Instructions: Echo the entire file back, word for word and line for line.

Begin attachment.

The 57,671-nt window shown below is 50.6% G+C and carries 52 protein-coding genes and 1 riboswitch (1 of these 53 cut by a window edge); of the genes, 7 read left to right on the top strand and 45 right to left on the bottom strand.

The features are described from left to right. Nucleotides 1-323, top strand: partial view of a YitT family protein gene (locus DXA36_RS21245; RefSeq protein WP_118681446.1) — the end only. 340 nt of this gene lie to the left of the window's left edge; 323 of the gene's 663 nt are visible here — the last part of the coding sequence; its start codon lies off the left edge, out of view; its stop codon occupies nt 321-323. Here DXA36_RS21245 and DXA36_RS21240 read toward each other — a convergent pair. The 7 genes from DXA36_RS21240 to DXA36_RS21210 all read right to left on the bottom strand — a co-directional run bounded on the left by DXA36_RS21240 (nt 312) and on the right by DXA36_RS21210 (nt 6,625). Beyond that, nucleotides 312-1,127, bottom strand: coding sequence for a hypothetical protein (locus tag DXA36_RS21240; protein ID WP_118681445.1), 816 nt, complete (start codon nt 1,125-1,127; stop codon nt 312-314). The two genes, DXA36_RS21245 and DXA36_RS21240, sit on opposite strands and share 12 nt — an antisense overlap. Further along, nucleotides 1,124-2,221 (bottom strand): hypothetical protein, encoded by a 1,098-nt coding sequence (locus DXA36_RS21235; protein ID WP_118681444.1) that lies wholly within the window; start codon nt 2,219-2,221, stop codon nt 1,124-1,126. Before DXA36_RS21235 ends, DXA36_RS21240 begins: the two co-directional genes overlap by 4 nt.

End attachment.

The 57,671-nt window shown below is 50.6% G+C and carries 52 protein-coding genes and 1 riboswitch (1 of these 53 cut by a window edge); of the genes, 7 read left to right on the top strand and 45 right to left on the bottom strand.

The features are described from left to right. Nucleotides 1-323, top strand: partial view of a YitT family protein gene (locus DXA36_RS21245; RefSeq protein WP_118681446.1) — the end only. 340 nt of this gene lie to the left of the window's left edge; 323 of the gene's 663 nt are visible here — the last part of the coding sequence; its start codon lies off the left edge, out of view; its stop codon occupies nt 321-323. Here DXA36_RS21245 and DXA36_RS21240 read toward each other — a convergent pair. The 7 genes from DXA36_RS21240 to DXA36_RS21210 all read right to left on the bottom strand — a co-directional run bounded on the left by DXA36_RS21240 (nt 312) and on the right by DXA36_RS21210 (nt 6,625). Beyond that, nucleotides 312-1,127, bottom strand: coding sequence for a hypothetical protein (locus tag DXA36_RS21240; protein ID WP_118681445.1), 816 nt, complete (start codon nt 1,125-1,127; stop codon nt 312-314). The two genes, DXA36_RS21245 and DXA36_RS21240, sit on opposite strands and share 12 nt — an antisense overlap. Further along, nucleotides 1,124-2,221 (bottom strand): hypothetical protein, encoded by a 1,098-nt coding sequence (locus DXA36_RS21235; protein ID WP_118681444.1) that lies wholly within the window; start codon nt 2,219-2,221, stop codon nt 1,124-1,126. Before DXA36_RS21235 ends, DXA36_RS21240 begins: the two co-directional genes overlap by 4 nt.